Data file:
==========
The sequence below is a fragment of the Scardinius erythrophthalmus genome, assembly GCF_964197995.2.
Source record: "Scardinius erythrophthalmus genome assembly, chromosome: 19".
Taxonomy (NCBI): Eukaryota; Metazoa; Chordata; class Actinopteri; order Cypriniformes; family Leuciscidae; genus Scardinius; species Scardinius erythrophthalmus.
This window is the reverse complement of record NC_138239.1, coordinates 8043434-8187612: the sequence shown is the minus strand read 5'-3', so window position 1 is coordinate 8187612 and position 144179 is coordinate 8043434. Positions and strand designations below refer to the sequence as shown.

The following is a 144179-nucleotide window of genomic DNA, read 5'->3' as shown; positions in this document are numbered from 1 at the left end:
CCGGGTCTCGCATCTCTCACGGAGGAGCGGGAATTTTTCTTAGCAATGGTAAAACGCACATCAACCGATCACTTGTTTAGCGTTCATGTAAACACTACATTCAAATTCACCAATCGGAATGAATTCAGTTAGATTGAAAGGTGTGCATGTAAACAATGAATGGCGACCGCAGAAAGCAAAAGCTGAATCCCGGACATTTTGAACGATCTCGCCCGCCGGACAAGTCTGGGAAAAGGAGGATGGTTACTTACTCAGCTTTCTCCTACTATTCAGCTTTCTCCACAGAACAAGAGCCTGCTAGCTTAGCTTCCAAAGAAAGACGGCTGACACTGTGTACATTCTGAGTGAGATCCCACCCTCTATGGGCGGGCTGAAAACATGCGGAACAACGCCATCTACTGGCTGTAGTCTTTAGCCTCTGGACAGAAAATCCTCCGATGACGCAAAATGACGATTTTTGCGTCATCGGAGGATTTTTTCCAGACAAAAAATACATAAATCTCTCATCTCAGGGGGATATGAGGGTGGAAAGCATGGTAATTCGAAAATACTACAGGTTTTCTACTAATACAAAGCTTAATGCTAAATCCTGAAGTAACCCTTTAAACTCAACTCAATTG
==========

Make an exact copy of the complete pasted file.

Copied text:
The sequence below is a fragment of the Scardinius erythrophthalmus genome, assembly GCF_964197995.2.
Source record: "Scardinius erythrophthalmus genome assembly, chromosome: 19".
Taxonomy (NCBI): Eukaryota; Metazoa; Chordata; class Actinopteri; order Cypriniformes; family Leuciscidae; genus Scardinius; species Scardinius erythrophthalmus.
This window is the reverse complement of record NC_138239.1, coordinates 8043434-8187612: the sequence shown is the minus strand read 5'-3', so window position 1 is coordinate 8187612 and position 144179 is coordinate 8043434. Positions and strand designations below refer to the sequence as shown.

The following is a 144179-nucleotide window of genomic DNA, read 5'->3' as shown; positions in this document are numbered from 1 at the left end:
CCGGGTCTCGCATCTCTCACGGAGGAGCGGGAATTTTTCTTAGCAATGGTAAAACGCACATCAACCGATCACTTGTTTAGCGTTCATGTAAACACTACATTCAAATTCACCAATCGGAATGAATTCAGTTAGATTGAAAGGTGTGCATGTAAACAATGAATGGCGACCGCAGAAAGCAAAAGCTGAATCCCGGACATTTTGAACGATCTCGCCCGCCGGACAAGTCTGGGAAAAGGAGGATGGTTACTTACTCAGCTTTCTCCTACTATTCAGCTTTCTCCACAGAACAAGAGCCTGCTAGCTTAGCTTCCAAAGAAAGACGGCTGACACTGTGTACATTCTGAGTGAGATCCCACCCTCTATGGGCGGGCTGAAAACATGCGGAACAACGCCATCTACTGGCTGTAGTCTTTAGCCTCTGGACAGAAAATCCTCCGATGACGCAAAATGACGATTTTTGCGTCATCGGAGGATTTTTTCCAGACAAAAAATACATAAATCTCTCATCTCAGGGGGATATGAGGGTGGAAAGCATGGTAATTCGAAAATACTACAGGTTTTCTACTAATACAAAGCTTAATGCTAAATCCTGAAGTAACCCTTTAAACTCAACTCAATTG